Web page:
Is Russia 'panic gold buying'? And is panic-selling about to kick in?
(Kitco News) The Bank of Russia said it would be restarting its official gold purchases after a two-year hiatus. But some analysts warn that gold-selling is not that far off as Russia battles sanctions and a plummeting ruble.
On Sunday, Russia’s central bank announced that it would resume its gold purchases from the domestic market as it attempts to establish some financial stability amid a barrage of new sanctions following Moscow’s full-scale invasion of Ukraine.
Russia’s economy is starting to feel very isolated after the West implemented sanctions that penalized Russia’s central bank and excluded several Russian banks from the SWIFT payment system.
In the meantime, gold has rallied in response to Russia’s invasion of Ukraine, with investors fleeing to the safe-haven metal for protection. In February, prices rose $120, with April Comex gold futures last trading at $1,926.40 an ounce.
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On top of the geopolitical uncertainty, more central bank gold buying is usually a good price driver. However, some analysts warn that Russia’s additional gold purchases could be just a precursor to significant selling.
Russia could be resuming purchases of its domestic gold to boost its own war chest, which is a short-term bullish driver for the metal, but it is likely only a matter of time before Russia starts selling its gold reserves, said MKS PAMP SA head of metals strategy Nicky Shiels.
“[Russia] will continue to usurp [its] own production of Gold (and Palladium – ‘precious metals’), to bolster the war chest. That’s likely to be viewed as initially bullish by the market (‘panic gold buying’), but the purpose of buying gold (in the domestic market), is to monetize it when required,” Shiels said in a note. “One builds a war chest of this size ($140bn, 74mn oz of Gold) for times like these.”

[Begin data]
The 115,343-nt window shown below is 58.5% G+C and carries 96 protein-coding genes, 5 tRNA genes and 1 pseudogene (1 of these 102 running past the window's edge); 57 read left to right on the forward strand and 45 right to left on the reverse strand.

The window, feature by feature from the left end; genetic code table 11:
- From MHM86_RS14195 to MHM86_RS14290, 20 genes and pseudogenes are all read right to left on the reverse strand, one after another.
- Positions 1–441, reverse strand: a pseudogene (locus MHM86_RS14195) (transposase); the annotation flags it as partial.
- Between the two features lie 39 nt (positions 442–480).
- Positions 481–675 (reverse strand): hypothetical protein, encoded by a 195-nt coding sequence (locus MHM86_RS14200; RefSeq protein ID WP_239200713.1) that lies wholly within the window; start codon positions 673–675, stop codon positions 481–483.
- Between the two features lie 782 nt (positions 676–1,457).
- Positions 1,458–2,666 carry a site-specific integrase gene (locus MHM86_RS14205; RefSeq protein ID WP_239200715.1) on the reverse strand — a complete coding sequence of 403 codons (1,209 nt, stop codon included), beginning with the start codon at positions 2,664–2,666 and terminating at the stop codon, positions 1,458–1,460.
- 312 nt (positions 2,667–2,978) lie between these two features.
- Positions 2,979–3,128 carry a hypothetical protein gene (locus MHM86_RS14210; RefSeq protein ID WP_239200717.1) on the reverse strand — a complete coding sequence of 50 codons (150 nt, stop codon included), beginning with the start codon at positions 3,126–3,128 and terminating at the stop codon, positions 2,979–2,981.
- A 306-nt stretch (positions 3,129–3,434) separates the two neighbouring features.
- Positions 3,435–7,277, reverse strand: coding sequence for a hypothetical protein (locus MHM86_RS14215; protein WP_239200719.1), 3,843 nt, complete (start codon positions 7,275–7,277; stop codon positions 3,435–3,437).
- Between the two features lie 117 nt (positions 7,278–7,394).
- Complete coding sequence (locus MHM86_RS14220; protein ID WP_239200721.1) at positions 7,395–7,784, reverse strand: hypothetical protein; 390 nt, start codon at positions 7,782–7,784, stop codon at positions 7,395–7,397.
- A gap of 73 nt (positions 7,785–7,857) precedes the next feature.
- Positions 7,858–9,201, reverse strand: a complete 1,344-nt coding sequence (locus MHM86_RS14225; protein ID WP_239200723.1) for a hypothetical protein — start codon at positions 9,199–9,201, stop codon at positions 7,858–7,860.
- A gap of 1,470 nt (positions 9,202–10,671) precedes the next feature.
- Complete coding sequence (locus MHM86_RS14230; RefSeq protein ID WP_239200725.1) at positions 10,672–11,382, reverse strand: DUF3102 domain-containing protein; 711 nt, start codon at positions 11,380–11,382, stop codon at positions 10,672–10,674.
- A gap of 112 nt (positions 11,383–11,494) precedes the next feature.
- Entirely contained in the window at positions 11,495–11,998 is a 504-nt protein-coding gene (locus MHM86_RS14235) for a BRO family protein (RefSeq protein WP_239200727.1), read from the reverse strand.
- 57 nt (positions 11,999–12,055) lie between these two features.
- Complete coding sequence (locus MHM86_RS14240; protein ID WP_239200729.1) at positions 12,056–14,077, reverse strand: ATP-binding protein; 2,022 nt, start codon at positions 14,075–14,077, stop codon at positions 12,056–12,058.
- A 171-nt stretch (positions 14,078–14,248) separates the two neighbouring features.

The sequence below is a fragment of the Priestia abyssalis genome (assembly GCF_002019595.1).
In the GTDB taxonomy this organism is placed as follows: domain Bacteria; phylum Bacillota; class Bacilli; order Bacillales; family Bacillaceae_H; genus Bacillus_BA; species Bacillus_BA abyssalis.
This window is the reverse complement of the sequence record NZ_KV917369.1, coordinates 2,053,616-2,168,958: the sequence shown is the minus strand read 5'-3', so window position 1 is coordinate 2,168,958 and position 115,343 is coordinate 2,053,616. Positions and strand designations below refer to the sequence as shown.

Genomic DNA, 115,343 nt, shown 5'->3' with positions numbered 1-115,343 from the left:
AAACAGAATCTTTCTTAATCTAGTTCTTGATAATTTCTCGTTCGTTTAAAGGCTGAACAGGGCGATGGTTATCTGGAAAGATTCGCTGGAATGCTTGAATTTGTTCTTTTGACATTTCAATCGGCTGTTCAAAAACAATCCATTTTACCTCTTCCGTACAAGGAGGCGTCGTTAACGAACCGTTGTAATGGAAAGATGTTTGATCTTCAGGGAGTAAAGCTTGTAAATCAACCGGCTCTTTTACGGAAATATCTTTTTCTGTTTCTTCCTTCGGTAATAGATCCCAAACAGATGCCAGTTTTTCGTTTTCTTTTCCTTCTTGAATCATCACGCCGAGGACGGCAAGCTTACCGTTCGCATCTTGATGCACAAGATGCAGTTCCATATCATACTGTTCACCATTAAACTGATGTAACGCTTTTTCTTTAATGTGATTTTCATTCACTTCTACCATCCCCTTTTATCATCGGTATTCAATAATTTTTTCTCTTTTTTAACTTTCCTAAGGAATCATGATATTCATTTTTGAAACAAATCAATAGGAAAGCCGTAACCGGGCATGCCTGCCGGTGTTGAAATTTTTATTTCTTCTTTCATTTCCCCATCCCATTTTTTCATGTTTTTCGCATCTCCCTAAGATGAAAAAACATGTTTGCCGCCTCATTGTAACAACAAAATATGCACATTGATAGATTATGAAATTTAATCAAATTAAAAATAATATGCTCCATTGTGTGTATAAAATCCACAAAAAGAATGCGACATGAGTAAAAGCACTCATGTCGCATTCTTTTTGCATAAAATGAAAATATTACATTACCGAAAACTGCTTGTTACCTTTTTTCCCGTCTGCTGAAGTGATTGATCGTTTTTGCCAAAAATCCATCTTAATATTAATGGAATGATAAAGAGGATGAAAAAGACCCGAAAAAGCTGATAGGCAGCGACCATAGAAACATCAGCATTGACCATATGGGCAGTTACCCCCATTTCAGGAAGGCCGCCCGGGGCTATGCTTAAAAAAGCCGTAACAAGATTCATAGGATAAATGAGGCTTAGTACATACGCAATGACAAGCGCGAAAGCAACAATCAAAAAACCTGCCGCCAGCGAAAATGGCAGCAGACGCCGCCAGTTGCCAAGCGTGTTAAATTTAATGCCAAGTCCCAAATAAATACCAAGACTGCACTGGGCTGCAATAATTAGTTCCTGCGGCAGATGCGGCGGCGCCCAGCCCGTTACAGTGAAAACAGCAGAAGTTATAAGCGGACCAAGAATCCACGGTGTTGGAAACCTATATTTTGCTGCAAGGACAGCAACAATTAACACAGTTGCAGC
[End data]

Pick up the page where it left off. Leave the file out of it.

And the fear of Russia selling its gold reserves in large quantities will weigh heavily on the market going forward, especially if the ruble continues to plunge, Shiels pointed out.
“It’s the impact to sentiment … the fear over potential CB sales may overhang the market after the dust settles/further escalation premium is priced in,” she said. “The RUB is also likely to collapse further, which will also make it even more appetizing to sell metal priced in local currency terms to whoever needs/wants it.”
Russia’s decision to resume gold purchases comes almost two years after its central bank suspended its domestic gold-buying program. This was at a time when gold prices soared at the onset of the pandemic.
Prior to that, Russia spent years boosting its gold reserves. Last year, the value of Russian gold in its forex reserves had surpassed the country’s U.S. dollar holdings for the first time ever. At the end of June 2020, the country’s total gold reserves as part of the foreign exchange holdings were up at 22.9%.
This represents Russian President Vladimir Putin’s border strategy to de-dollarize the Russian economy and protect it from further sanctions.
According to the latest IMF data, Russia holds nearly 2,300 tonnes of gold as of the end of January — the fifth-biggest sovereign gold owner.